“Excuse me, pastor. I think I want to be a missionary.”
Oh no. If you’re a pastor or leader in the church, what do you say?!
Here are a few common responses that might come to mind:
- If you know the person and approve: “Awesome, give me a high five! Here are a few missions organizations you should go check out…”
- If you know the person and don’t approve: “Umm, cool. Let’s talk about that–sometime…”
- If you don’t know the person at all: “Hey, that’s nice to hear. So, who are you?”
Ok, so your conversations with those expressing initial missions interest may not sound exactly like any of these examples. But hopefully they capture the abruptness (and potential awkwardness) of not being quite ready for such conversations.
In the flurry of immediate ministry demands and expectations, being ready for a conversation about a church member’s interest in missions may not be a high priority. What’s it take to lead such conversations well? And why does it matter?
Initiating missions conversations is a biblical part of following the Spirit in leading the church.
Many church leaders enter the ministry in part because we desire to shepherd people toward Christ. Leading healthy conversations with potential sent ones is yet another opportunity for church leaders to fulfill our desire and calling. Stepping into the heart- stirrings of these church members isn’t just a potential distraction. It’s a sweet pastoral moment to make much of Jesus in the lives of his people.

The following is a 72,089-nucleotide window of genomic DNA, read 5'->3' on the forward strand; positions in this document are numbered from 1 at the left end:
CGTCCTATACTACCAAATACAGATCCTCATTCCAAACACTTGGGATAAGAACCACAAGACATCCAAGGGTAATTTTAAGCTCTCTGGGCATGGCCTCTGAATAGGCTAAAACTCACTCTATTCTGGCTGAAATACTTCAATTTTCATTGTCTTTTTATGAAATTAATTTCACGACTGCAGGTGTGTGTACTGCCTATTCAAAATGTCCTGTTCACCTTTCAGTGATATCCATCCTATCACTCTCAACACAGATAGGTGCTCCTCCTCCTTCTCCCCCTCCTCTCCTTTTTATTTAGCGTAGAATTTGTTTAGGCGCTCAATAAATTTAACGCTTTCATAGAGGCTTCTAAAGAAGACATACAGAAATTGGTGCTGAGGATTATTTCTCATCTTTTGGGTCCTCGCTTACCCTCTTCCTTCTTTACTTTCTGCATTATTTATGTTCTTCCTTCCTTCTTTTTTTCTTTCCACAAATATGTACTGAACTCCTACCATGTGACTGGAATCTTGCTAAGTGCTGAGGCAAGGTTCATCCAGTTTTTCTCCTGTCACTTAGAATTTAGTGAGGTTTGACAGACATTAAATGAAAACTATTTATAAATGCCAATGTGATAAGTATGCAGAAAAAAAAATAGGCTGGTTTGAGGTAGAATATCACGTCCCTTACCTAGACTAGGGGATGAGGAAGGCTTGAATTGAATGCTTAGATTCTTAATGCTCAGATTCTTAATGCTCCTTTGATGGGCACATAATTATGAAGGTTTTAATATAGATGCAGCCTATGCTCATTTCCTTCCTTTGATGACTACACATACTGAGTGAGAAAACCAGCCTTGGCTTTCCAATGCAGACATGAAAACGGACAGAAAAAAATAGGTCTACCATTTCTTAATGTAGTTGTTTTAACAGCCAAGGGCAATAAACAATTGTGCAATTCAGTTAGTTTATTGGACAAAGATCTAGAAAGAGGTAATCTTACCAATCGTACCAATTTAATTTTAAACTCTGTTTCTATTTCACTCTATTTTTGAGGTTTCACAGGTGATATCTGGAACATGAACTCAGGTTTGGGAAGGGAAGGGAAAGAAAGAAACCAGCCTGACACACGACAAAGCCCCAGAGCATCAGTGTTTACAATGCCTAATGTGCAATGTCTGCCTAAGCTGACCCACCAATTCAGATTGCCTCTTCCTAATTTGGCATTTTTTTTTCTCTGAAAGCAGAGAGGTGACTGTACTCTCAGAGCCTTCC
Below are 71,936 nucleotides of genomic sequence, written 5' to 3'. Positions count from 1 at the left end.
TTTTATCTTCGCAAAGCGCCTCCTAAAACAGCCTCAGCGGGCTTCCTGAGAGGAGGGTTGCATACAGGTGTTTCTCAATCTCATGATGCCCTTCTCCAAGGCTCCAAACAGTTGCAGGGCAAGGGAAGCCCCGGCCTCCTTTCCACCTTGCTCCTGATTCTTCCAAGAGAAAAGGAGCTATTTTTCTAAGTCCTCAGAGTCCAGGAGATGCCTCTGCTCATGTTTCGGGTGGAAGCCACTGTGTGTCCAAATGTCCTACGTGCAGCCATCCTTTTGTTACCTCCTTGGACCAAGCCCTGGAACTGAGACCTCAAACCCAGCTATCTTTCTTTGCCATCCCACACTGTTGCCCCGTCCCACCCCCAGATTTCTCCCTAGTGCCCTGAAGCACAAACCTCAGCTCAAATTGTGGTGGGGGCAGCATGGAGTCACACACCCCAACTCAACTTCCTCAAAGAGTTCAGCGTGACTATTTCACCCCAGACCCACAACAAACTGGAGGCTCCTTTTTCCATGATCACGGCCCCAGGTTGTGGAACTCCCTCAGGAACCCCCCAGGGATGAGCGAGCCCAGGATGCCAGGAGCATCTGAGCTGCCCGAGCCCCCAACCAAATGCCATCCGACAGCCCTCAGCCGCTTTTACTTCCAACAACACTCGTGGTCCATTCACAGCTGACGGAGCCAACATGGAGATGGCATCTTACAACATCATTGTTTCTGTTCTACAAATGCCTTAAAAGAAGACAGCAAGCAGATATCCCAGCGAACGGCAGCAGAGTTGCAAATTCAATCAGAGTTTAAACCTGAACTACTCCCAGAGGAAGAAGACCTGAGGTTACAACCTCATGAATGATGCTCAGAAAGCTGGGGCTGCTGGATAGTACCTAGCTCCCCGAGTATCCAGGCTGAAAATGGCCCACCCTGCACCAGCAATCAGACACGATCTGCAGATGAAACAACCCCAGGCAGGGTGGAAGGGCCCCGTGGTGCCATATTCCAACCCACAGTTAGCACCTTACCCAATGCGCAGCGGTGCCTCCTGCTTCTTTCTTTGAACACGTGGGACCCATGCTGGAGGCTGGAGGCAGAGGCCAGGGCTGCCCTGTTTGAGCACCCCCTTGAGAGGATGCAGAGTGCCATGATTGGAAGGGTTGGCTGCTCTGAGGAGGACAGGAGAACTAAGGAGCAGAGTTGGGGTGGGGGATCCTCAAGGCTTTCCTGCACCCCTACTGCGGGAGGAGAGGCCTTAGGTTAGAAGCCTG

When the Holy Spirit made his move to send Barnabas and Saul out of Antioch, the leaders there were ready. While fasting and praying together, they heard the Spirit clearly say, “Set apart for me Barnabas and Saul for the work to which I have called them” (v. 2). No doubt, this would have been a painful loss to the church. Yet take note of their openness to the Spirit’s leadership, and their discernment of the missionary call as a group rather than individually. This is a critical example for today’s church leaders, leaders who follow the same Spirit into the same mission.
The more you send all your members into the neighborhoods with missionary identity, the more who will want to be sent onward to the nations.
If God is a sending God, then each of his sons and daughters are sent ones by nature. That’s a significant part of what books like Tradecraft, The Sending Church Defined, Life on Mission, Live Sent, Everyday Church, and Gaining by Losing are trying to communicate. Naturally, the more people who awaken to these norms of being disciples, the more open they will be to the Holy Spirit, and the more they will ache for people with no access to the grace they have received. As throughout history, some will not be able to salve that ache without moving their lives, families, and careers amidst those people.
God is turning the faucet wide open to flood the world with the knowledge of his glory. Churches, therefore, must be ready aquifers. As we have said before, the mission of God doesn’t restrain well into a topical study on the Book of Acts; it flows from Eden to New Jerusalem, and we are caught in its currents. None of us want our church to be that greasy, hairy clog in the drain!